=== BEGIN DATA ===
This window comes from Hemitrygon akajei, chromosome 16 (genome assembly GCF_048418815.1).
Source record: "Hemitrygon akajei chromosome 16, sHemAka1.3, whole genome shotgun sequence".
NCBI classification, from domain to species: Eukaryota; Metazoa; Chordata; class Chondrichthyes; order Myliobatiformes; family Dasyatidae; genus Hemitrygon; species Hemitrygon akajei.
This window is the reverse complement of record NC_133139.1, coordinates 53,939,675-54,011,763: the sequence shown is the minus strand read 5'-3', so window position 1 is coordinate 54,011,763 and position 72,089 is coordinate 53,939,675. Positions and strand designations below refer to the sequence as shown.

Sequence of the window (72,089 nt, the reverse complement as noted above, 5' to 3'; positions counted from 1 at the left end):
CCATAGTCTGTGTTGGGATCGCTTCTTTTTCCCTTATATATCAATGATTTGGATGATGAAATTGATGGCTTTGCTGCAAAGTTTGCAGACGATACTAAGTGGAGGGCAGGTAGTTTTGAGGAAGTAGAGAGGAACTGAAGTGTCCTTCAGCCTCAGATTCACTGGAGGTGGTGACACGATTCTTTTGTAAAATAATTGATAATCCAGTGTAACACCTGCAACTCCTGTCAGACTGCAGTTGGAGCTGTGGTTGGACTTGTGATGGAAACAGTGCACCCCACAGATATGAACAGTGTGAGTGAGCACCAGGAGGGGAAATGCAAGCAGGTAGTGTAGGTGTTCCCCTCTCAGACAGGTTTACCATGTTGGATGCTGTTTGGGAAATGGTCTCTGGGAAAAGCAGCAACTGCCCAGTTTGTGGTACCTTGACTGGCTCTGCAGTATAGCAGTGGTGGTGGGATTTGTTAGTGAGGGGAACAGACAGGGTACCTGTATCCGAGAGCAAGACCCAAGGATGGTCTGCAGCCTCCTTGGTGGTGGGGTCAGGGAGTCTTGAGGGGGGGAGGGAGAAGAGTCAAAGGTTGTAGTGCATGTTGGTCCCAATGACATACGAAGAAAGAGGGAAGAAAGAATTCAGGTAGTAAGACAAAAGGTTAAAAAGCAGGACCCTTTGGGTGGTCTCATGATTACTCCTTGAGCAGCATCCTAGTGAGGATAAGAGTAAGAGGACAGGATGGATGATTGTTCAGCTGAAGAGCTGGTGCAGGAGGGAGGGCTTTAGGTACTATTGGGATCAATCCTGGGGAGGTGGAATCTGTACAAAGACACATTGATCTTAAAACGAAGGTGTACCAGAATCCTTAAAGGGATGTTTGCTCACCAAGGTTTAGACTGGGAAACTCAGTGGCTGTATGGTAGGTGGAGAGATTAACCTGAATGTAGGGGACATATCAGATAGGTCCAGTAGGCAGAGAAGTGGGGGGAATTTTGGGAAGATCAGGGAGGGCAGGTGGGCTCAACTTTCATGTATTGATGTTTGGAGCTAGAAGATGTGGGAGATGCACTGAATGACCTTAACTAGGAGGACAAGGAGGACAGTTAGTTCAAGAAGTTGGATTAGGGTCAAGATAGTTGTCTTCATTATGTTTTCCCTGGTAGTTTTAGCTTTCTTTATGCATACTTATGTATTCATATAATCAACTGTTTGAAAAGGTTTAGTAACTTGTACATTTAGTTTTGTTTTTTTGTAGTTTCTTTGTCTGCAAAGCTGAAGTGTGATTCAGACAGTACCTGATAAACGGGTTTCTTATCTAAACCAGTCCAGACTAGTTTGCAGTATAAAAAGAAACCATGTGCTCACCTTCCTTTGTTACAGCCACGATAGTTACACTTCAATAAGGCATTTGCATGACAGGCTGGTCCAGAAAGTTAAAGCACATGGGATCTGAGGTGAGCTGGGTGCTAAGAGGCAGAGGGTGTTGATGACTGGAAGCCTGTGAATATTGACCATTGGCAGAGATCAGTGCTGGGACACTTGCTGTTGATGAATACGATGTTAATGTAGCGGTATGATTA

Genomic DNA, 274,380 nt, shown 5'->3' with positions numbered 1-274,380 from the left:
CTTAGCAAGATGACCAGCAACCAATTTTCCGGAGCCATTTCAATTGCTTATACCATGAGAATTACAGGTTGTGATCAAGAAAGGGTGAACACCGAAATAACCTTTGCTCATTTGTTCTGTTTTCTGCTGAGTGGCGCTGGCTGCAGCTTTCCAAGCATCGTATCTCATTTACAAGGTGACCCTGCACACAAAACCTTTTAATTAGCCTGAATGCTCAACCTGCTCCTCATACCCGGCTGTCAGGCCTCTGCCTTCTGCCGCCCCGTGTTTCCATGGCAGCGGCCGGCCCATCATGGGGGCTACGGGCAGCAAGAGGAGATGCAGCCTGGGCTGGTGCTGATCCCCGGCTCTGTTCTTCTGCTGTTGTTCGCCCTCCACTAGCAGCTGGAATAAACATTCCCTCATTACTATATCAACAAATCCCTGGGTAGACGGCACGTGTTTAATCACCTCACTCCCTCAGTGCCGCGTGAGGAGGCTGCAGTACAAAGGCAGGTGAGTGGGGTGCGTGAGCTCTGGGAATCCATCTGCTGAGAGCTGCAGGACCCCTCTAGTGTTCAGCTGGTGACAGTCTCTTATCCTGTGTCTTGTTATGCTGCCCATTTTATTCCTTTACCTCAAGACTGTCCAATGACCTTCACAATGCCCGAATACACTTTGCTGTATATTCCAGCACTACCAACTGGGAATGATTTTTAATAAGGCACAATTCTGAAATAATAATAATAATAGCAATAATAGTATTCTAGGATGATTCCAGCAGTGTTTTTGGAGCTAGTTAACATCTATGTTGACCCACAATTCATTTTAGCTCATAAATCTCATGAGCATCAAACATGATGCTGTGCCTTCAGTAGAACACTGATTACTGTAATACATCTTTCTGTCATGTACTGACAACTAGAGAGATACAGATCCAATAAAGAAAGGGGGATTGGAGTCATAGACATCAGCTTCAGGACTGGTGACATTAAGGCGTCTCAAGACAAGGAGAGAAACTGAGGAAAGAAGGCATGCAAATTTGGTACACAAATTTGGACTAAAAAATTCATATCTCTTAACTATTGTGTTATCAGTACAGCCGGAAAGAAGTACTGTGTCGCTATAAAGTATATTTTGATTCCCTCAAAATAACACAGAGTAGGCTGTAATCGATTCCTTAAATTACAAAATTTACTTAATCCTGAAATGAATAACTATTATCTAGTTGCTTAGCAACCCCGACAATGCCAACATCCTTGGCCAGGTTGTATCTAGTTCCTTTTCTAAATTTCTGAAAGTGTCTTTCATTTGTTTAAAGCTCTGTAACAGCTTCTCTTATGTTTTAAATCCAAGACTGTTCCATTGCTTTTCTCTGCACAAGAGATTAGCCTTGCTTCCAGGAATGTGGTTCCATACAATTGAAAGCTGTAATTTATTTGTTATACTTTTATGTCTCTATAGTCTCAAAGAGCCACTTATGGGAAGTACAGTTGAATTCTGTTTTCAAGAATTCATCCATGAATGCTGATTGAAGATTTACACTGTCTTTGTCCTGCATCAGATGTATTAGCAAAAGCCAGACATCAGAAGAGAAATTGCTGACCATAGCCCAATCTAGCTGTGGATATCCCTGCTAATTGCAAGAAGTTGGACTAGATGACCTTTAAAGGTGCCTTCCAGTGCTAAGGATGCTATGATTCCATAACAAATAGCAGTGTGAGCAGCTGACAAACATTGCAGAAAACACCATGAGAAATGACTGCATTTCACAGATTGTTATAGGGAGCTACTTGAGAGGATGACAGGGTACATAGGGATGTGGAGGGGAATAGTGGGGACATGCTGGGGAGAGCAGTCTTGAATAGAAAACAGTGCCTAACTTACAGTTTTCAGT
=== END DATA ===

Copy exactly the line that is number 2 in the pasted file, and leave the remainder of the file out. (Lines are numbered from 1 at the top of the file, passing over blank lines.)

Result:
Source record: "Hemitrygon akajei chromosome 16, sHemAka1.3, whole genome shotgun sequence".